Jim M'Lady Nissan - a fair dealer?
Topics: M'Lady Nissan
The Woodstock Advocate
May 28, 2015
Jim M'Lady Nissan is located in Crystal Lake, Ill. Have you dealt with that dealership?
Does it employ fair business practices when dealing with customers? You be the judge.
A potential buyer might think he is "just" going in to look, to get some information, look at models, get some prices. What he doesn't know or forgets is the motto of any car dealership.
"We are going to sell you a car today, before you leave, no matter what."
No matter if you didn't come in to buy.
No matter if you are not sure what you want.
No matter if you can't afford it.
No matter what!
M'Lady Nissan's sales tactics are no different than those at other new car dealerships in Crystal Lake or any other dealership, anywhere.
What if the shopper is inexperienced, impulsive, susceptible to pressure and fails to recognize that his inexperience is likely to cost him a bundle, when he is dealing with people who have a lot of experience in selling cars every day?
Why am I writing this?
Because I am livid about the number of new and used vehicles that a young man in McHenry County has purchased in the past three years. About six new cars and at least two used ones. And this is a young man on SSI and housing benefits, with a part-time job earning $100-200/month.
About three years ago he had a paid-for used car. I suggested he put a lien on the car, in favor of the person who paid for his car. That person was irate over my suggestion. "Why should I do that? I can trust him (the young man)." I explained my reasoning - because, without the lien, he is driving a paid-for vehicle and he can go into any dealership and trade it."
And that's exactly what he did. And then he traded again. And again. And again. Losing money every time. Seeing his monthly payment increase each time, to the point that it was nearly $400/month plus $100/month in car insurance premium!!! How do you pay that out of a $700 SSI check.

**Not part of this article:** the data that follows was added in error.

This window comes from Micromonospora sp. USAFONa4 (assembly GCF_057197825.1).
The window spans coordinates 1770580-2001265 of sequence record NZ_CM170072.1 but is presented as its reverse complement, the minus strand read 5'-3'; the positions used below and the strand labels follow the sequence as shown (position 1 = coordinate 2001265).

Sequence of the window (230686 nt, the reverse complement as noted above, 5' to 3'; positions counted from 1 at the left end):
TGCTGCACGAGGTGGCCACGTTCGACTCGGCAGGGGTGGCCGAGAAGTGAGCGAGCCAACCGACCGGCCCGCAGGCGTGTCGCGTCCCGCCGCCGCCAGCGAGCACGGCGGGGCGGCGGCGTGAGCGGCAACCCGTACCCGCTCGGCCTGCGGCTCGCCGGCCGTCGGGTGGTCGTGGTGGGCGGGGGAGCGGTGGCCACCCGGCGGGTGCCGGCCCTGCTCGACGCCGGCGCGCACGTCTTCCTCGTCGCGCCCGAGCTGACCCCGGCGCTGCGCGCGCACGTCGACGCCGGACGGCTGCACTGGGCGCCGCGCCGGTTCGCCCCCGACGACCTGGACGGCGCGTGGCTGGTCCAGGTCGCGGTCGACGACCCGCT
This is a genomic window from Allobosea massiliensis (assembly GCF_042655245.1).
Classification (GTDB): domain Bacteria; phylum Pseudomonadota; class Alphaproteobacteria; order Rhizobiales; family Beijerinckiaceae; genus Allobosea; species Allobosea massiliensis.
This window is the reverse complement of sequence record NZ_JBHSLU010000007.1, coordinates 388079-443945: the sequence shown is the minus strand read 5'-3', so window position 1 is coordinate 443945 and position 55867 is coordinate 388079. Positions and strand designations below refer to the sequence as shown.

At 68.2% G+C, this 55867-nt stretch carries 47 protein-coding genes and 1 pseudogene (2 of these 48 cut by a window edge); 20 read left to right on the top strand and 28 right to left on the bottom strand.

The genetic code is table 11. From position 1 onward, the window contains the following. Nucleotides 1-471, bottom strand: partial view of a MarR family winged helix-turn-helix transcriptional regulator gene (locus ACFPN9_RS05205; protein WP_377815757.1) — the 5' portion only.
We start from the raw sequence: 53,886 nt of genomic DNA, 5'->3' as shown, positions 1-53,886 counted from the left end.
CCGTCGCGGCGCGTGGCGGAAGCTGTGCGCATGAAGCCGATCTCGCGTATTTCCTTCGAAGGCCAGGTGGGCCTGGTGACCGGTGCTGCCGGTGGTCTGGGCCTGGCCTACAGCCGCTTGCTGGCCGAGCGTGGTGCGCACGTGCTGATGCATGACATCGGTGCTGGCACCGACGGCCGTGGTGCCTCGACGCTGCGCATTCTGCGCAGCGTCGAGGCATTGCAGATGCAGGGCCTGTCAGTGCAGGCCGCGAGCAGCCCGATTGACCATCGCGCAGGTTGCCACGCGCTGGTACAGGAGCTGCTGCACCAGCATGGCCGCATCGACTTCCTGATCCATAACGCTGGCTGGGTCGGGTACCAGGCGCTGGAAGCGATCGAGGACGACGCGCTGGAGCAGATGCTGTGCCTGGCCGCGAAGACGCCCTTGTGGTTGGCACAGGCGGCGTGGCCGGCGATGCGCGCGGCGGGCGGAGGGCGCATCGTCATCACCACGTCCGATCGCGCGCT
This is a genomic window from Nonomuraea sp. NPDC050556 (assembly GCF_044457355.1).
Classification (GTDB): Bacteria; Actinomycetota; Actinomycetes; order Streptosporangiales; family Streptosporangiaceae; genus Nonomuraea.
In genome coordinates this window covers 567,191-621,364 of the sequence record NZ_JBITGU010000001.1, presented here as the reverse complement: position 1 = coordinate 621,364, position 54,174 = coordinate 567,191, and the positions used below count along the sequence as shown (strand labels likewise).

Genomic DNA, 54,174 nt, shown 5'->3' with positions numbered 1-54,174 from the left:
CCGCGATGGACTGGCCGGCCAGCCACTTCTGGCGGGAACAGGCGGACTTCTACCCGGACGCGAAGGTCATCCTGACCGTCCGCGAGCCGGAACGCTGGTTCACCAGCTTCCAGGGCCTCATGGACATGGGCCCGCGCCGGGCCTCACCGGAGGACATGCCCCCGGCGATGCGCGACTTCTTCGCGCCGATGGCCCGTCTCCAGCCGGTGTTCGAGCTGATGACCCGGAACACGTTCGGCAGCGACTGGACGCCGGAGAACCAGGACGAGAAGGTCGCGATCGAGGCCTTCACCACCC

After numerous trades the same family member stepped in and bailed him out about three months ago, paying for a car for him. And within a month he had traded that, and now he has payments again!
What kind of financial information would be put on a loan application at M'Lady Nissan? Why would any bank finance a car, when an applicant's living expenses and debt exceed his means to pay?
I had suggested to the young man that he put freeze on his credit reports with all three major credit bureaus? Why? Because then a car dealership could not run a credit report on him. It would be at least a stop-gap measure to protect him from himself. And from the car salesman and finance managers.
Do I have experience to write on this subject?
In the mid-1980s I was a salesman for a Nissan dealership in Littleton, Colo. For two months. It was the worst two months of my life. Why? Because I didn't believe in the dealership philosophy, which was that anyone who came in the door really came in to buy a vehicle.
One day a kid and his pregnant wife rolled to a stop in front of the dealership in their old beater pick-up truck with a flat tire. They came in to use the phone to call a friend for help. And what did the sales manager tell me? Sell them a new truck. "You're kidding; right? They don't even have money for a spare tire!" I said.
He said he'd show me how to sell, and they went home in a new truck. Three days later the truck was back, when their financing was finally turned down. Of course, it was turned down!
What has been your experience with M'Lady Nissan? Have you ever been "sold" a vehicle there that he didn't intend to buy? Did you over-buy?
One Woodstock businessman told me about his daughter's experience there. She finally called her dad from the dealership, crying, and he went there and raised hell with Jim M'Lady himself.
Watch out for this "trick." They'll sell you a car you can't afford, then put you in a lease (because the payment is less), and then sell you a car because a lease is a sucker's game.
You and I know it's "buyer beware." Caveat emptor.
But what responsibility should a sales team have to not take advantage of a prospective customer? They know that, if they don't sell him a car, he'll just go down the street and someone else will.
Kinda makes you sick, doesn't it?
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